Family members of Myrna Letandre, who was found dead in a Winnipeg home last week, asked police to check out the same house years ago but nothing happened.

Letandre's remains were discovered in a rooming house on Lorne Avenue, in the city's Point Douglas area, on May 9.

She was 36 years old when she was last seen in the downtown area on Oct. 5, 2006.


Patty Sinclair described Letandre, her first cousin, as 'quiet, kind, thoughtful, creative.' (CBC)

Her first cousin, Patty Sinclair, told CBC News that Letandre's sister, Lorna Sinclair, had visited the Lorne Avenue house shortly after her disappearance.

There, Lorna Sinclair confronted Traigo Andretti, who was living in the house at the time and was often seen hanging out with Letandre, according to the cousin.

"She tried to get the police to go back there because that Andretti had boxes packed, he had things packed…. She saw some of Myrna's things there, and the man told Lorna, 'No, she's not here … she's in Alberta, she's gone,'" Patty Sinclair said in an interview.

"Lorna told him that, you know, she wouldn't leave without her things. And she went back to the police and police didn't do anything."

Andretti charged in wife's death in B.C.

Police in Winnipeg have not charged anyone in connection with Letandre's death.

Andretti, 37, was charged on Monday with first-degree murder in connection with the death of his wife, 41-year-old Jennifer McPherson.

McPherson had gone missing on May 1 and her remains were found early last week in British Columbia, where the couple was working at a fishing lodge on Hanson Island.

According to McPherson's family, she and Andretti moved from Winnipeg to B.C. about five years ago.

While in Winnipeg, the couple had lived in the house where Letandre's remains were found.

Although police in Winnipeg have not said whether the discovery of Letandre's remains had anything to do with McPherson and Andretti, court documents suggest that Letandre and Andretti were dating around the time she went missing.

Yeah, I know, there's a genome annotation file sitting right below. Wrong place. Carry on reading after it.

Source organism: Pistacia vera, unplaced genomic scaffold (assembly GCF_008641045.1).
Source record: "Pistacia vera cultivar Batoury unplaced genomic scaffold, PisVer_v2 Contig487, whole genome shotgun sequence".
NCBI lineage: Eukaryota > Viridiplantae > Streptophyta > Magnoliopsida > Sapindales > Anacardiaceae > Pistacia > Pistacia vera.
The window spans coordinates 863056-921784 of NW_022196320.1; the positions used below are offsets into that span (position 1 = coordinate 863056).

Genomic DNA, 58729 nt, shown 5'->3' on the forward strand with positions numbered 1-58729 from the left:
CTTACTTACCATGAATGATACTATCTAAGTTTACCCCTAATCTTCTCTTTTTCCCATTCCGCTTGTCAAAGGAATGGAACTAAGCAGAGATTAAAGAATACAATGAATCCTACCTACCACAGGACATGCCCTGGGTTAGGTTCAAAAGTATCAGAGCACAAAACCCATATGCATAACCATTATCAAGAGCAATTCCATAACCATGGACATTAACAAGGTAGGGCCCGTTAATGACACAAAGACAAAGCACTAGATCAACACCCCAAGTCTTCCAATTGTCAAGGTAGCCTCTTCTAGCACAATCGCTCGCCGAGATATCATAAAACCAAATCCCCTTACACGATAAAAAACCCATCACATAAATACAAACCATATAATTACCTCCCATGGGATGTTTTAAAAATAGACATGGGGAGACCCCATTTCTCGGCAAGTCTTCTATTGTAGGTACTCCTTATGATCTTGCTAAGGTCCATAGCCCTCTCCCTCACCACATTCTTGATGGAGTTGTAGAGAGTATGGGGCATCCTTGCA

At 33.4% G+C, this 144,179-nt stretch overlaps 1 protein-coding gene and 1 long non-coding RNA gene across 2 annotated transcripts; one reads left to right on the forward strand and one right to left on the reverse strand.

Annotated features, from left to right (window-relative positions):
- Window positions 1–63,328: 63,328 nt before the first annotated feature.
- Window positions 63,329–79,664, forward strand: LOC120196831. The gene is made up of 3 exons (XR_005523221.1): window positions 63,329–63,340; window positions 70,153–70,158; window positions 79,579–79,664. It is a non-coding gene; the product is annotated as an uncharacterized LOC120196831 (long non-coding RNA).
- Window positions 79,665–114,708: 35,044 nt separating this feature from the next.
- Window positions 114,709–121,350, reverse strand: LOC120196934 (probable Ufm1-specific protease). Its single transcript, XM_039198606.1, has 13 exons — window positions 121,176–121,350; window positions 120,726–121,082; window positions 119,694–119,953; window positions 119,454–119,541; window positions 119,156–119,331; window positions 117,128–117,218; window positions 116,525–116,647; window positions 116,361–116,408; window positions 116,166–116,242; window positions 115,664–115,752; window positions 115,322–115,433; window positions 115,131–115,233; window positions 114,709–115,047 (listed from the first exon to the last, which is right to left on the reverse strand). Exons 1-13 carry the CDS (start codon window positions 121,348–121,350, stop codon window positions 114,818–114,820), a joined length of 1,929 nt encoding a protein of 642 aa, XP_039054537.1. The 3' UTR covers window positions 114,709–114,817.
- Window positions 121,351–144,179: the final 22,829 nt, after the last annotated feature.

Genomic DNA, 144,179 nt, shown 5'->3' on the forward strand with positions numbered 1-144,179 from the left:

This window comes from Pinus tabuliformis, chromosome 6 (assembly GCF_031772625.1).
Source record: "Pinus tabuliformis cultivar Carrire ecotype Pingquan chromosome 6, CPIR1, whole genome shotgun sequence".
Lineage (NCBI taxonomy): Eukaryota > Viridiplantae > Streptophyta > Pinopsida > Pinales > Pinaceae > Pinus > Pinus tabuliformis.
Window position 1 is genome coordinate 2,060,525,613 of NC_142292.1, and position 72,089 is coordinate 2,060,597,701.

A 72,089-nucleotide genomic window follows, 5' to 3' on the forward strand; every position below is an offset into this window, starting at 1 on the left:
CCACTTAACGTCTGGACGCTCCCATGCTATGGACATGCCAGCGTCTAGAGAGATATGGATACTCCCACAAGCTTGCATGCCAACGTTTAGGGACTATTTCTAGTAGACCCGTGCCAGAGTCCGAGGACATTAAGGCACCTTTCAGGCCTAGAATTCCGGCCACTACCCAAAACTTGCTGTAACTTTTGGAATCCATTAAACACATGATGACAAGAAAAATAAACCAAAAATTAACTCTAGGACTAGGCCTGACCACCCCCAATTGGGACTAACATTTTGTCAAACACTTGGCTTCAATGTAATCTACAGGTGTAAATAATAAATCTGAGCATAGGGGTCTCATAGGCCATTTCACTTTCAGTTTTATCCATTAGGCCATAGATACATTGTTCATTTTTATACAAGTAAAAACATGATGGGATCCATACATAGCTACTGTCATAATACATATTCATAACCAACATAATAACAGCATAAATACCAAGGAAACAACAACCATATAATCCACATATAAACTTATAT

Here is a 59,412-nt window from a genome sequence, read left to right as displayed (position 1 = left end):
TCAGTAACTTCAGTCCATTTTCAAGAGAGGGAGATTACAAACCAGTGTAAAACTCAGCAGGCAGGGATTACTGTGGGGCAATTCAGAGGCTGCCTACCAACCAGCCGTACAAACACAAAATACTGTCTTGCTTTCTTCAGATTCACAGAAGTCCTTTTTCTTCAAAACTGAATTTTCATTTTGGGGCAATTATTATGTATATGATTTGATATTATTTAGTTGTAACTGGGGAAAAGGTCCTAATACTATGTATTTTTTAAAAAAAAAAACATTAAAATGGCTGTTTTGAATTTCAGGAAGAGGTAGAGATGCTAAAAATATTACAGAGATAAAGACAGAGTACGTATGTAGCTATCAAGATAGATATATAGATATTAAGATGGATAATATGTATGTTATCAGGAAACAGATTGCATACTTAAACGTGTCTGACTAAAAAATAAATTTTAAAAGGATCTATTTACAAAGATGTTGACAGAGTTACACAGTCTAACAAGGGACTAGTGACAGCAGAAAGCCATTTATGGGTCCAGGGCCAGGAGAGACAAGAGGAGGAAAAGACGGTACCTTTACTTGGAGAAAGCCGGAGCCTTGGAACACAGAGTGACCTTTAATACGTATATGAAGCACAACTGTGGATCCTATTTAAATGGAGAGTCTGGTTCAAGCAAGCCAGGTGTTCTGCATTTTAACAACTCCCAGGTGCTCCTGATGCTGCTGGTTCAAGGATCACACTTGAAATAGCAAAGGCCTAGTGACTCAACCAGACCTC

Police respond

RCMP Cpl. Miles Hiebert told CBC News that Project Devote, a joint task force involving members of the RCMP and the Winnipeg Police Service, took over the Letandre investigation in January 2012.

Hiebert said he cannot comment on what happened before that, but he said the investigation is ongoing and active.

He would not say if there is a connection between Letandre's case and the case involving Andretti.

Hiebert would only confirm that police in British Columbia provided information that led to the search of the Lorne Avenue rooming house — and the discovery of Letandre's remains — last week.

Letandre 'kind, thoughtful'

Patty Sinclair said she and Letandre grew up together on the Pinaymootang First Nation, and they remained close after moving to Winnipeg.

"She was quiet, kind, thoughtful, creative," Sinclair said of her cousin.

Sinclair recalled one time when she was missing her mother, who had passed away, and Letandre comforted her by sharing her own favourite memories of Sinclair's mother.

Letandre suffered from chronic pain after a fall from the Slaw Rebchuk Bridge, Sinclair said, adding that her cousin had screws and plates in her bones and relied on medication but she learned to walk again.